"A rich man without charity is a rogue; and perhaps it would be no difficult matter to prove that he is also a fool. "

English writer, playwright and journalist,  Henry Fielding was born of aristocratic descent (his father was a nephew of the 3rd Earl of Denbigh) at Sharpham Park, Somerset in 1707. After his mother died when he was eleven, his father remarried and young Henry was sent to Eton, where he discovered a great love of literature.

Fielding travelled to London in the late 1720s to study law but his main aspiration was to become a playwright. After briefly attending Leyden University, he returned to London, where he wrote some 25 plays between 1728 and 1737. A large number of his plays were satirical and poked fun at the government of the time. This led to the introduction of the Theatre Licensing Act, which imposed censorship on theatre productions. In order to support his new wife, Charlotte Craddock, Fielding became editor of the magazine Champion. He returned to his law studies and in 1740 he was called to the bar. However his health was not good (he suffered from gout and asthma), and this had a detrimental effect on his law practice.

His wife died in 1744 and in 1747 he caused a scandal by marrying his wife’s maid, Mary Daniel, who was pregnant with his child. In 1748 he was made a Justice of the Peace for Westminster and in 1749 for the county of Middlesex. He worked closely with his half brother, John Fielding, to establish a tradition of justice and suppression of crime in London. They were instrumental in setting up a detective force, which later developed into Scotland Yard. When his health began to fail he travelled to Portugal with his wife and daughter in order to recuperate. He died in Lisbon on October 8th, 1754.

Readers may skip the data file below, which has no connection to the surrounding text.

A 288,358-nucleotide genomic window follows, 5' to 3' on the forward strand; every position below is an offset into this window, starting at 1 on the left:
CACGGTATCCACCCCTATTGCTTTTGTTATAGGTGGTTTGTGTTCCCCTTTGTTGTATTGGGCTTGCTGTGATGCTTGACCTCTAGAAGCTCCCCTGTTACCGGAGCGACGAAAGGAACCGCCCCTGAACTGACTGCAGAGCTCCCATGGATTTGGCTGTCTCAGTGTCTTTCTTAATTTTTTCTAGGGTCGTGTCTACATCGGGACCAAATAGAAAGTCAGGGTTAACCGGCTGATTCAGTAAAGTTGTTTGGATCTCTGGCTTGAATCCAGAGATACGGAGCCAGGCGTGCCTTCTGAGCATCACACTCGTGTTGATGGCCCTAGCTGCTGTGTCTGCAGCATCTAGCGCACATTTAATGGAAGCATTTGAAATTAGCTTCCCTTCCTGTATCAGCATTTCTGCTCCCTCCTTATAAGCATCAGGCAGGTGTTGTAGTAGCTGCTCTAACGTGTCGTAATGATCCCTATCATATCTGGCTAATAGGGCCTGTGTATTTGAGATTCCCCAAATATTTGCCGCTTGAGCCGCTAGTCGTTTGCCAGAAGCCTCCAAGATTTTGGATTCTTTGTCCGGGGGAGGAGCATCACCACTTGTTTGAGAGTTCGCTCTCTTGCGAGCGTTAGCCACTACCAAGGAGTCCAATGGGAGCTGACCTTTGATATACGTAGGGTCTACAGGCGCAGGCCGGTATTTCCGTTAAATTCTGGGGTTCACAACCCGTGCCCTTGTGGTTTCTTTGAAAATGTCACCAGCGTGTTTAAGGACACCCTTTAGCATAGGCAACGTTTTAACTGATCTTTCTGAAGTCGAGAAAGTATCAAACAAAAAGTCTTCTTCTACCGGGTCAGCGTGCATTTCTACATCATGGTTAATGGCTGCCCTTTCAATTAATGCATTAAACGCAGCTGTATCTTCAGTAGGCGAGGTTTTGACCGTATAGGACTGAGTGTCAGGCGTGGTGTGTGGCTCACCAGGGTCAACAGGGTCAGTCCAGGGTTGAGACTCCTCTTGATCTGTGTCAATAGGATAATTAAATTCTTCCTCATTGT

In addition to writing  over fifteen plays, his novels which include, An Appology for the Life of Mrs Shamela Andrews (1741), The History of the Adventures of Joseph Andrews and his Friend, Mr Abraham Abrams (1742), Tom Jones (1749), and Amelia (1751).


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